Mania, also called manic syndrome, is a behavioral disorder in which individual experiences unexplained delusion, intense mood swings, rapidly changing emotions, hyperactivity, hallucinations, illusions, and euphoria. In addition, the individual suffering has periods or episodes of atypical emotions and energy levels. These atypical levels are often high and uncommon concerning the usual self-level. Mania is a life-threatening condition as people suffering from mania develop sleeping and eating disorders, which may have long-lasting complications and be fatal.

The individual might even develop self-harming behaviors. Manic episodes are a common symptom of bipolar disorder. An individual suffering from mania has a higher chance of experiencing hallucinations and perceptual disturbances. Often, mania is perceived as a mirror image of depression. The heightened mood swings are either classified as euphoric or dysphoric episodes. As the severity of the episodes intensifies, it can either result in anxiety or anger.


Delusion is a state of fixed false belief in which a person abides in things that are untrue or contrary to reality. In simpler words, the art of misconception or misperception resulting from incorrect reasoning. Delusional disorder is a mental or psychotic disorder of experiencing one or more delusions that typically impair judgment. People with the disorder could not differentiate between the imaginary and reality. On the other hand, people could socialize normally and be as highly functional as others. And they do not behave strangely or weirdly except for the theme of delusions. Delusional disorders can be bizarre or non-bizarre.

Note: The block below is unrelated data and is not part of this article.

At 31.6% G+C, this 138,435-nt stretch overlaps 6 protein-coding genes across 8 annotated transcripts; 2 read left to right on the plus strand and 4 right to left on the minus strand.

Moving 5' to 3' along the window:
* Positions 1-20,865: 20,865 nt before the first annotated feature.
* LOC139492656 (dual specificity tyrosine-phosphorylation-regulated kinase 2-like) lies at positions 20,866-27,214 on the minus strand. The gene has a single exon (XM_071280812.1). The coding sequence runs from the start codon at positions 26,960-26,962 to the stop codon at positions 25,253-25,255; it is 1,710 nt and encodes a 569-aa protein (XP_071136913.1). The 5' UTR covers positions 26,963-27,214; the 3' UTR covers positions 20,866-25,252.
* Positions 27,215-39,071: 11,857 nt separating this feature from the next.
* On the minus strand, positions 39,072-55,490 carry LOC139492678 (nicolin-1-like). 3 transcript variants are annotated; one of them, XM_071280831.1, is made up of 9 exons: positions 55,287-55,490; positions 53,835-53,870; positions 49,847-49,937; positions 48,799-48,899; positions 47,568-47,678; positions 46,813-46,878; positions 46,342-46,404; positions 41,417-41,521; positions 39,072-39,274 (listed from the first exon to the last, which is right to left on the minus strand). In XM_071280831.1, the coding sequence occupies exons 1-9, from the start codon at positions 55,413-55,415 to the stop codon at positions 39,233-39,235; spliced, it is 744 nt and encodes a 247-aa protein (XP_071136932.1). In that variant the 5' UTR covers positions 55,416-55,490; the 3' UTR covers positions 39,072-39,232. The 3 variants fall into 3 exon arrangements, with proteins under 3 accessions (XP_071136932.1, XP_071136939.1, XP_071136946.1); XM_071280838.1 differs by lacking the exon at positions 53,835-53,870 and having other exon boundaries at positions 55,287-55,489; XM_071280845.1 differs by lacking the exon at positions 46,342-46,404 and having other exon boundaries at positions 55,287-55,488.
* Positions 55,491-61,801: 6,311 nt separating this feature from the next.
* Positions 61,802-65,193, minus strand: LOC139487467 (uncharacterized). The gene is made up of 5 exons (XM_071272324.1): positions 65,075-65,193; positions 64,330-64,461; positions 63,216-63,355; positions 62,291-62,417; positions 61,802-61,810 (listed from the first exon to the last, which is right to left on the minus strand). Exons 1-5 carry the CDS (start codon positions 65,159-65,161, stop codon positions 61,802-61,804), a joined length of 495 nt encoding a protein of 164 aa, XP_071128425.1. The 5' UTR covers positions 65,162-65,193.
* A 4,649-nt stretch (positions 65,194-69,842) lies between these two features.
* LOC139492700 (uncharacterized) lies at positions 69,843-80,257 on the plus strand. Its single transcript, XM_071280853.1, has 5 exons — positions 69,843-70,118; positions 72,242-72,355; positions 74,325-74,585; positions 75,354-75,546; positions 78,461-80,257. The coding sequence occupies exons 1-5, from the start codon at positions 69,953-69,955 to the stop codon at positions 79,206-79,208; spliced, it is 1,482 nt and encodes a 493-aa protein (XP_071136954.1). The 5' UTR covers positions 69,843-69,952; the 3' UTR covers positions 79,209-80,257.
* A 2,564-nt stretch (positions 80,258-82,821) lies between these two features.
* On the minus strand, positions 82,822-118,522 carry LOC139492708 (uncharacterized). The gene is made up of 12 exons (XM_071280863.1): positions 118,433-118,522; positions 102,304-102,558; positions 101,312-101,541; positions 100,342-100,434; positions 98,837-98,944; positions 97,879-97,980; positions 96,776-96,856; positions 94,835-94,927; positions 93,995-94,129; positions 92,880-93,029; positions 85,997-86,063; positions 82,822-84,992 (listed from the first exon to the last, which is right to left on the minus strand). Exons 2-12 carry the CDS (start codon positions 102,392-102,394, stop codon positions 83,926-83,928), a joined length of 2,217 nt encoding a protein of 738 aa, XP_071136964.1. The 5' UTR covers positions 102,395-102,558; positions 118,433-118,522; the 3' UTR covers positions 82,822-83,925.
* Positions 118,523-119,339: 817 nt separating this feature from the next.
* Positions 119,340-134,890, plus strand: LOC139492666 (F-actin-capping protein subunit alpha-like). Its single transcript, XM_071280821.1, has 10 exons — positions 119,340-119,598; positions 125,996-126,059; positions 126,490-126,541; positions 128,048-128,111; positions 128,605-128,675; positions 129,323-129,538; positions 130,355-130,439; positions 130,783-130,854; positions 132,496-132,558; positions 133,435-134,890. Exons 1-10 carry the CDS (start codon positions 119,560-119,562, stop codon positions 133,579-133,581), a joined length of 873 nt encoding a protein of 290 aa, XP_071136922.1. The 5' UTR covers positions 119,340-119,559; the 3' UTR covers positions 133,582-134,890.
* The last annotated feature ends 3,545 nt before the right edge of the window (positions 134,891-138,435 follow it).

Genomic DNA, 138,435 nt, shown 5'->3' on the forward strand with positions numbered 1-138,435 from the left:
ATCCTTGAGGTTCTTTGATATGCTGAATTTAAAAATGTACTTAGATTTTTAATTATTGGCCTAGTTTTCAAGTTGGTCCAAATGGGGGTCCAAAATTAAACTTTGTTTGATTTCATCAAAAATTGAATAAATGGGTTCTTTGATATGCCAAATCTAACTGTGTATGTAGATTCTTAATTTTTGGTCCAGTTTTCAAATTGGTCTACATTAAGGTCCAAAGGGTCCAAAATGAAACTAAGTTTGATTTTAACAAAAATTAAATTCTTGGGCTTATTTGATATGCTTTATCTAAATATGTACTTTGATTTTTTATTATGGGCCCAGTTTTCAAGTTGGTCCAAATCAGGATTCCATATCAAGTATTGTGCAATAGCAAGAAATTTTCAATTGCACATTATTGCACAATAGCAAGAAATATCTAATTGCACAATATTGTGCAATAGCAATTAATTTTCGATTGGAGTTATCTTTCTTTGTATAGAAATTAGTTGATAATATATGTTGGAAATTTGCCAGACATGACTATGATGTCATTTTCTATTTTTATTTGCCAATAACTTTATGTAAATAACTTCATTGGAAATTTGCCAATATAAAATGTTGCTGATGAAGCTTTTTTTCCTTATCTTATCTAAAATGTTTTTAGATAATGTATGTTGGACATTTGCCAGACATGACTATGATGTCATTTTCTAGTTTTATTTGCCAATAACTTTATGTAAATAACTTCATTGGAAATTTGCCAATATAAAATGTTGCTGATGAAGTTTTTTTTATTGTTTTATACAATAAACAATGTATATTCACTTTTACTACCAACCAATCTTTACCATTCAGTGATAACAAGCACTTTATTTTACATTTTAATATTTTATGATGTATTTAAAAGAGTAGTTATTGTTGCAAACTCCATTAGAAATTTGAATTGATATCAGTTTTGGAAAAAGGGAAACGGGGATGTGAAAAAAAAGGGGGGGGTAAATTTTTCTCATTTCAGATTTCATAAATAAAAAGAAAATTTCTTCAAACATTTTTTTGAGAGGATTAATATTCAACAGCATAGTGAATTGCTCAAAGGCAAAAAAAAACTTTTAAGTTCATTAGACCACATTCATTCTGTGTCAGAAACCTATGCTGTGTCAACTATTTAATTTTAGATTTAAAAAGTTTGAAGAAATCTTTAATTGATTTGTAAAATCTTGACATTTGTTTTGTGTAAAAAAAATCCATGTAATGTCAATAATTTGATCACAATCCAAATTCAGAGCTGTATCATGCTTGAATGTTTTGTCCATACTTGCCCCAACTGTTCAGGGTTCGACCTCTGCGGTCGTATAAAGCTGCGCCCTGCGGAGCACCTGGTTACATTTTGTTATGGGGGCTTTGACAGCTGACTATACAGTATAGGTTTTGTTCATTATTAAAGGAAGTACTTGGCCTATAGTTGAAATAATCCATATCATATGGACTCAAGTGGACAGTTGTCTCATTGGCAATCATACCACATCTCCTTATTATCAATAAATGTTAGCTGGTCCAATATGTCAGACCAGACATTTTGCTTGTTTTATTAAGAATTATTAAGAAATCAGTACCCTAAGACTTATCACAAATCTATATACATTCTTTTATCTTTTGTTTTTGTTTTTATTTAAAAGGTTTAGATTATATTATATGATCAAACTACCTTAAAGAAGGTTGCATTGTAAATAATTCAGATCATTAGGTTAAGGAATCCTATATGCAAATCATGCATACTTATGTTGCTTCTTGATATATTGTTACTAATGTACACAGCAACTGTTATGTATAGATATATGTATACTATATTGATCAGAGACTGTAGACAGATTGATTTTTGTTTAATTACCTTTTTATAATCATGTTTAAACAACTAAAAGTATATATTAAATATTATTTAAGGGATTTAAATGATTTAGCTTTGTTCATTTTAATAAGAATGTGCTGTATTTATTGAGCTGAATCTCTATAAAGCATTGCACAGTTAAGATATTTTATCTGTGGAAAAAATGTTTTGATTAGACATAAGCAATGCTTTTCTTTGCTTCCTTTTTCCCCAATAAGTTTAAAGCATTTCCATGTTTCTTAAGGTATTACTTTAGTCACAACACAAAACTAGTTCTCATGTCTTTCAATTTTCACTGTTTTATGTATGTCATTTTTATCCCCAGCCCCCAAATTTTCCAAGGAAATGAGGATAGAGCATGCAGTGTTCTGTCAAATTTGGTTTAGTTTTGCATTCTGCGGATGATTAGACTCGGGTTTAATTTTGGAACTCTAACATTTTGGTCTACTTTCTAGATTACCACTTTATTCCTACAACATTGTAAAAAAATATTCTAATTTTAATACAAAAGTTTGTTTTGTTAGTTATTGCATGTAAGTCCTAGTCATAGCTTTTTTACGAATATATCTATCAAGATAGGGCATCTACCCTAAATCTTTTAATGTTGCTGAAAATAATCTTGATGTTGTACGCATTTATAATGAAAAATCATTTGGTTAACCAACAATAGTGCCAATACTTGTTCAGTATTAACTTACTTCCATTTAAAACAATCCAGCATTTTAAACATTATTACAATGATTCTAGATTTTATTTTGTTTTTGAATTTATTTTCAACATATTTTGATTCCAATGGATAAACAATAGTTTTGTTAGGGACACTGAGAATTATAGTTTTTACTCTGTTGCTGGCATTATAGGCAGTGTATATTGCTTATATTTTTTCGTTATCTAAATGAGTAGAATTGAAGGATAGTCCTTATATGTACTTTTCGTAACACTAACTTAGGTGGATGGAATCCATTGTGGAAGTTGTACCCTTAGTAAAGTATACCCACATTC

• A bizarre delusion is a belief in circumstances that can never happen in reality. For example, one can fly along with birds eventually.

  • Non-bizarre delusion is a belief in situations that can ever happen to him. An example includes Being harmed by a lion in the forest.

How to Manage Psychotic Affective Disorders?

Medication and psychotherapy are the two effective treatments for psycho-affective disorders. Treatment usually implicates a combination of both. Antidepressant medications can help relieve the symptoms without too many side effects. Psychotherapy, in addition to medication, is also a vital part of treatment. It can help by learning to cope with the disorder and conceivably change behaviors that contribute to it. In addition to combination therapy, supplemental methods may be used to help treat some types of depression. These include vitamin D supplements and light therapy. Specialized lamps provide light therapy.

The doctor may also suggest certain lifestyle changes, regular exercise, a consistent sleep schedule, and a healthy diet to manage the disorders. These can help to complete the medical treatments but should not replace them.


Affective disorders or mood disorders are quite common. Unfortunately, people often hesitate to consult a mental health specialist due to the social stigma attached to it. But, with proper guidance, care, and follow-up, mental disorders can also be successfully treated, thus improving the individual's quality of life and those around them. The primary mode of treatment for a psychotic disorder is psychotherapy and medications.

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17 Mar 2023  -  4 min read